End-of-life planning expert on the need to help clients prepare multiple branches of support in old age
Over the next few years, the Canadian wealth landscape is expected to shift tremendously as an estimated $1 trillion intergenerational transfer changes hands from the Baby Boomers to succeeding generations. But as retirees and near-retirees prepare to pass on their fortunes, they could be headed for a huge pitfall.
“A lot of people have really good intentions and want to do the right thing by their family and loved ones. But a lot of times, those good intentions are squashed by the fact that they live a lot longer than they think they're going to.” says Mallory McGrath, CEO at Viive Planning. Her company is focused on helping families plan collaboratively for the aging and end-of-life process.
McGrath says members of the silent generation, who were born from 1928 until 1945, are now living into their late 80s and early 90s. Because they did not expect that life expectancy, many from that cohort have not necessarily planned to pay for the associated costs, which includes chronic diseases.
In Canada, men can expect to live up to the age of 86 on average, while women live up to 89. According to Health Canada data, three out of four Canadians who are over the age of 65 have at least one of 10 common chronic diseases. That means the average retiree faces a real possibility of living with a chronic condition – and living on a limited stream of income – for at least two decades.
“At my company, we really strive to educate and encourage members of the Baby Boomer generation to reflect on what the silent generation has gone through,” McGrath says. “We’re at a point in human existence when people are living longer than ever, and chronic diseases are much more prevalent. People generally aren’t used to what it means for their wealth, and whether they’ll be able to pass on anything at all to the next generation.”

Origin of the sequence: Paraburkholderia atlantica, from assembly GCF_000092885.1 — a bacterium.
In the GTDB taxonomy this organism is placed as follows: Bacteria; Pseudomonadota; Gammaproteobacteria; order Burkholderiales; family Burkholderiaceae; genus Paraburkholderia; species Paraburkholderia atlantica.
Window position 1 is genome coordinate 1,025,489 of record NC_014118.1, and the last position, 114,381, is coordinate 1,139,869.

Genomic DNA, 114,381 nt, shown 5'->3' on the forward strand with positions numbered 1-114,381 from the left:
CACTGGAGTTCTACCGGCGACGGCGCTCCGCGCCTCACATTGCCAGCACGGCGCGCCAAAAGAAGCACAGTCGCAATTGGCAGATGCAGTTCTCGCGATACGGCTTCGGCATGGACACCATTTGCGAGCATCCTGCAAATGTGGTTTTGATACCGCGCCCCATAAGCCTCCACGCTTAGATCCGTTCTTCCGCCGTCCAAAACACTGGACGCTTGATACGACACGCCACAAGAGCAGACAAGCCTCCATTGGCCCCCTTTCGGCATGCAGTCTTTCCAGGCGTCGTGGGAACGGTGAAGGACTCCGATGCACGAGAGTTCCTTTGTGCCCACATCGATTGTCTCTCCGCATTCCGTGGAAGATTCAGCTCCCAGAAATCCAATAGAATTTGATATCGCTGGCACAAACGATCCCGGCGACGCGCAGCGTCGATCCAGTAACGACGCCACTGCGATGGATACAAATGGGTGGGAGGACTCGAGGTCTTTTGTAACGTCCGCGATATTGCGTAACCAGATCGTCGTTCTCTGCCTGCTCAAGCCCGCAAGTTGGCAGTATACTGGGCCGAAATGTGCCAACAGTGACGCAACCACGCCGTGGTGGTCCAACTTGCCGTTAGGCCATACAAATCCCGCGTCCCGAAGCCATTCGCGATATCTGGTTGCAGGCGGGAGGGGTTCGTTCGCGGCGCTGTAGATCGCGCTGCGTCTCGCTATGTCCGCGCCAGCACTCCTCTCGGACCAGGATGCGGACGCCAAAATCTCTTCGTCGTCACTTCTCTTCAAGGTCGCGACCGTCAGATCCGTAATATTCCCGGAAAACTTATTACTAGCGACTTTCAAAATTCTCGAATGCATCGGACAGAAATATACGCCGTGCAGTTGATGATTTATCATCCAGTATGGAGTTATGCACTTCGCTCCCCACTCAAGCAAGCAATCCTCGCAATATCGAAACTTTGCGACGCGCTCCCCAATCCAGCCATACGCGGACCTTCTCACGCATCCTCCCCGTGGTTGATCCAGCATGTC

It’s not just the risk of outliving their wealth that Canadians should take stock of. While many parents talk about not wanting to burden their children in their old age, they often fail to account for the toll chronic diseases can have on their quality of life, and how they’ll need more day-to-day care. Even if someone’s physically able in their old age, she says, that still leaves the question of mental capacity, which could also drain people’s finances as they require more care.
To properly prepare for those risks, McGrath says Baby Boomers should think about different forms of support during their old age.
First, there’s financial support from advisors and accountants who can safeguard their wealth, as well as help them plan out how much they’ll need to set aside to pay for care in their old age. Medical support, she adds, will be crucial to help them understand the illnesses they may develop in their old age.
“I think a lot of times we just receive a diagnosis, and take medications for an illness, but don't really appreciate the impact on our bodies and quality of life,” McGrath says.
Familial support is another important dimension to consider. Many elderly parents take it for granted that their adult children will take care of them, without really thinking about how their careers, spouses, and families will affect their capability to do so. On the flip side, those without children, nieces, or nephews may think their estate planning situation is easy, but fail to ask who’ll be taking care of them in their old age.
“I think what's really key is looking at support from a much more well-rounded angle,” McGrath says, emphasizing the importance of both professional and familial support for Canadians in later life.
And while financial advisors are increasingly expected to deliver holistic planning services, she also acknowledges that they may not be equipped to ask the hard, family-oriented questions needed to properly help their clients plan for the future. In those cases, she recommends that financial professionals nudge clients to get expert help from mediators, counsellors, and other qualified experts who can spark the conversations that can be hard for Canadian families to have.
“It doesn't have to be your job to do this. But at the very least for the good of your client and their money and their estate and their family, you need to advocate for them to have these conversations with someone,” she says.